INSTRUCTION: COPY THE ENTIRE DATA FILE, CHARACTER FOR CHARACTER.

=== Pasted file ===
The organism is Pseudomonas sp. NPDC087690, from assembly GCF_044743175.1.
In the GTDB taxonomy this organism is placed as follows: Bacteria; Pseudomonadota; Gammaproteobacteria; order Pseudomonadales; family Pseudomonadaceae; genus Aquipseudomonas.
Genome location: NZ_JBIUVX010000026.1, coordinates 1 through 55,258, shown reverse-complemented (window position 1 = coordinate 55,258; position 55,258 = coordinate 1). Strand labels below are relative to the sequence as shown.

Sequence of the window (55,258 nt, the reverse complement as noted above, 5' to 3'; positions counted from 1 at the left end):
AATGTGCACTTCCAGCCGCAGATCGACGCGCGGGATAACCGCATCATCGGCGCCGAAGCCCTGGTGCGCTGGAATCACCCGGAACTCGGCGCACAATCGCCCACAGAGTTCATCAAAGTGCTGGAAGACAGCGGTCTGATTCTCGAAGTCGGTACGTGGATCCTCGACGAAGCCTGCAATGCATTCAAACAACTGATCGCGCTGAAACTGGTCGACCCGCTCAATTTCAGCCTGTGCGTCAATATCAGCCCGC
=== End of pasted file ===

The organism is Pseudomonas sp. NPDC087690, from assembly GCF_044743175.1.
In the GTDB taxonomy this organism is placed as follows: Bacteria; Pseudomonadota; Gammaproteobacteria; order Pseudomonadales; family Pseudomonadaceae; genus Aquipseudomonas.
Genome location: NZ_JBIUVX010000026.1, coordinates 1 through 55,258, shown reverse-complemented (window position 1 = coordinate 55,258; position 55,258 = coordinate 1). Strand labels below are relative to the sequence as shown.

Sequence of the window (55,258 nt, the reverse complement as noted above, 5' to 3'; positions counted from 1 at the left end):
AATGTGCACTTCCAGCCGCAGATCGACGCGCGGGATAACCGCATCATCGGCGCCGAAGCCCTGGTGCGCTGGAATCACCCGGAACTCGGCGCACAATCGCCCACAGAGTTCATCAAAGTGCTGGAAGACAGCGGTCTGATTCTCGAAGTCGGTACGTGGATCCTCGACGAAGCCTGCAATGCATTCAAACAACTGATCGCGCTGAAACTGGTCGACCCGCTCAATTTCAGCCTGTGCGTCAATATCAGCCCGC